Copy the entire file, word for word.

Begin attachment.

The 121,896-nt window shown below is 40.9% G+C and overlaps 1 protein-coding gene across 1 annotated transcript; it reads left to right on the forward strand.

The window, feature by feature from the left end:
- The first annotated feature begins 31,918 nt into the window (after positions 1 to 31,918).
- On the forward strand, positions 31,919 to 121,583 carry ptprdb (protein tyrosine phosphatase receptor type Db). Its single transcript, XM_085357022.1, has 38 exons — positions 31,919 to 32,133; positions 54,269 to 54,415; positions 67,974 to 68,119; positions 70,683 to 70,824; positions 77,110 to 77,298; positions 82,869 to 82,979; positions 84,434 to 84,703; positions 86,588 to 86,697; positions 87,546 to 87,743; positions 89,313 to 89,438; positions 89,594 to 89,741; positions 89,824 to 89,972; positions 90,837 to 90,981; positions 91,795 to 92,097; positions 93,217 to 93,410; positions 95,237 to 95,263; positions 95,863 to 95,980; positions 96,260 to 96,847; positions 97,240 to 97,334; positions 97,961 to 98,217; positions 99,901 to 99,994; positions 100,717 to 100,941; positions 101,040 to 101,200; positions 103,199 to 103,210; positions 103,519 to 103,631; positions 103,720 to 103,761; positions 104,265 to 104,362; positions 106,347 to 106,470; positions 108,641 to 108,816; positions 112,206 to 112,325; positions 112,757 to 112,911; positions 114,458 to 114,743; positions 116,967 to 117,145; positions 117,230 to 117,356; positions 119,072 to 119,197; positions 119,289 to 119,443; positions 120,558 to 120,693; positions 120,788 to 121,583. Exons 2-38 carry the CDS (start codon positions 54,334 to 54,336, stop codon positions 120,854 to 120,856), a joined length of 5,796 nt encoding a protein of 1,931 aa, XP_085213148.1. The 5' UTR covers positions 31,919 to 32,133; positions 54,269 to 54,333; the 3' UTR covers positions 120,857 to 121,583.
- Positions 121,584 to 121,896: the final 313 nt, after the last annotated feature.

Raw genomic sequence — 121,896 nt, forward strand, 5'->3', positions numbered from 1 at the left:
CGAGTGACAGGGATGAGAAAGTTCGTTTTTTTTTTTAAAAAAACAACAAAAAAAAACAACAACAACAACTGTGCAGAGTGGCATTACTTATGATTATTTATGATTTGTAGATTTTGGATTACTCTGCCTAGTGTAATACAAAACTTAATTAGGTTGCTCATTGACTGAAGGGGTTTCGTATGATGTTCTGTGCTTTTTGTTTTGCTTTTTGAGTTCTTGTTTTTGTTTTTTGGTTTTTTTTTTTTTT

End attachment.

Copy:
The 121,896-nt window shown below is 40.9% G+C and overlaps 1 protein-coding gene across 1 annotated transcript; it reads left to right on the forward strand.

The window, feature by feature from the left end:
- The first annotated feature begins 31,918 nt into the window (after positions 1 to 31,918).
- On the forward strand, positions 31,919 to 121,583 carry ptprdb (protein tyrosine phosphatase receptor type Db). Its single transcript, XM_085357022.1, has 38 exons — positions 31,919 to 32,133; positions 54,269 to 54,415; positions 67,974 to 68,119; positions 70,683 to 70,824; positions 77,110 to 77,298; positions 82,869 to 82,979; positions 84,434 to 84,703; positions 86,588 to 86,697; positions 87,546 to 87,743; positions 89,313 to 89,438; positions 89,594 to 89,741; positions 89,824 to 89,972; positions 90,837 to 90,981; positions 91,795 to 92,097; positions 93,217 to 93,410; positions 95,237 to 95,263; positions 95,863 to 95,980; positions 96,260 to 96,847; positions 97,240 to 97,334; positions 97,961 to 98,217; positions 99,901 to 99,994; positions 100,717 to 100,941; positions 101,040 to 101,200; positions 103,199 to 103,210; positions 103,519 to 103,631; positions 103,720 to 103,761; positions 104,265 to 104,362; positions 106,347 to 106,470; positions 108,641 to 108,816; positions 112,206 to 112,325; positions 112,757 to 112,911; positions 114,458 to 114,743; positions 116,967 to 117,145; positions 117,230 to 117,356; positions 119,072 to 119,197; positions 119,289 to 119,443; positions 120,558 to 120,693; positions 120,788 to 121,583. Exons 2-38 carry the CDS (start codon positions 54,334 to 54,336, stop codon positions 120,854 to 120,856), a joined length of 5,796 nt encoding a protein of 1,931 aa, XP_085213148.1. The 5' UTR covers positions 31,919 to 32,133; positions 54,269 to 54,333; the 3' UTR covers positions 120,857 to 121,583.
- Positions 121,584 to 121,896: the final 313 nt, after the last annotated feature.

Raw genomic sequence — 121,896 nt, forward strand, 5'->3', positions numbered from 1 at the left:
CGAGTGACAGGGATGAGAAAGTTCGTTTTTTTTTTTAAAAAAACAACAAAAAAAAACAACAACAACAACTGTGCAGAGTGGCATTACTTATGATTATTTATGATTTGTAGATTTTGGATTACTCTGCCTAGTGTAATACAAAACTTAATTAGGTTGCTCATTGACTGAAGGGGTTTCGTATGATGTTCTGTGCTTTTTGTTTTGCTTTTTGAGTTCTTGTTTTTGTTTTTTGGTTTTTTTTTTTTTT